At Percolate, the design team spends time thinking about circulation systems in our iOS and Android apps. This is more commonly referred to as “navigation”. Our first mobile app, Photographer, includes a full screen list navigation. Users tap the hamburger icon in the top left and are brought to a full screen list where they select a destination. This navigation was chosen to focus the user’s attention on the app’s core functionality, which is taking pictures and viewing pictures in the media library.
This full screen list navigation feels a lot like getting into an elevator, selecting a floor, then getting off of at the desired place. In architecture, the elevator method of circulation is often a good one. However, when there are only a few destination points, you might start to wonder: “Is an elevator really necessary?”
With this question in mind, we decided to explore simpler navigation systems as we designed new apps. Earlier this year, during the development of Ambassador, an employee advocacy app, we sketched and iterated on navigation systems. In doing so, we noticed tabs improved the experience in these ways:
- Less clicks: Tabs simplify the navigation by reducing the number of taps needed to switch between core screens from 2 taps in the full screen list (hamburger > destination) to a single tap in tabs.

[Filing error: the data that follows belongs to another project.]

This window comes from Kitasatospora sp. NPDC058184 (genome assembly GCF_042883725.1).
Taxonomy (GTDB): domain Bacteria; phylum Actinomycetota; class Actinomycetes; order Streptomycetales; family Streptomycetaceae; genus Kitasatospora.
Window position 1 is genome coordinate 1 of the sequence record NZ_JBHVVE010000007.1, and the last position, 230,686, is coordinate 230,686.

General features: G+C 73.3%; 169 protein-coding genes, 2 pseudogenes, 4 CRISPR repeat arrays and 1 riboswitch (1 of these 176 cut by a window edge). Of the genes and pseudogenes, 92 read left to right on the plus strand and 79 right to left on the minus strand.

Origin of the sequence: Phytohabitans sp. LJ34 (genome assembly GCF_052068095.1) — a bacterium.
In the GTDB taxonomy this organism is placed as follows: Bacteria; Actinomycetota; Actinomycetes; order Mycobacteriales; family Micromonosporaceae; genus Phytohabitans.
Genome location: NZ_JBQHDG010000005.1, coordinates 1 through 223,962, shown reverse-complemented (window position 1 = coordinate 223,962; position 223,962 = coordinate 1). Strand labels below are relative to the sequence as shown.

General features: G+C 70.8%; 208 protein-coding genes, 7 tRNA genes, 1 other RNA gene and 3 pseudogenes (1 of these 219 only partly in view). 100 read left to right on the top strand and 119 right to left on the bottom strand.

- More explicit: Tab names and icons are easy to understand and always visible to the user, rather than being hidden inside a full screen list.
- More browsing: Because tabs make navigation faster and more obvious, users are more likely to jump between different areas of the app. This is an important consideration for apps such as Ambassador where we want users to interact with both brand activity and inbox messages shared from their team, which live on separate tabs.
After further consideration, we decided tabs offered a better circulation design for our apps. Since that exploration, we have started developing all of our apps to include a tab navigation. Today, tabs are currently live in the Ambassador, Marketer and Community Manager apps.
As an architect, I learned circulation systems including stairs, hallways and elevators are very important in helping people navigate buildings. Similarly, as a product designer, I’ve learned circulation systems such as list menus and tabs are necessary for helping people navigate products.
Outside of Percolate, we’re happy to see other startups thinking about circulation. Over 10 million guests booked rooms through Airbnb last year, and according to this Wall Street Journal article, their founders were thinking about circulation very early on:
The rest of 2008 was spent adding more robust website features that make Airbnb easy to use. Steve Jobs had famously insisted on a maximum of three user clicks to get a song on the Apple iPod. Airbnb adopted that mantra: three clicks to a booking.
As you’re developing your next product, remember to think about circulation early and often in the design process. The easier it is to navigate your product, the more likely it will be a success.
Thanks for reading! Look for more posts in this series coming soon. You can follow me on Twitter at @lissalauren.
PS: Looking for a design job? Percolate Design is hiring! Say hello. ☺
A version of this article originally appeared on the Percolate Blog.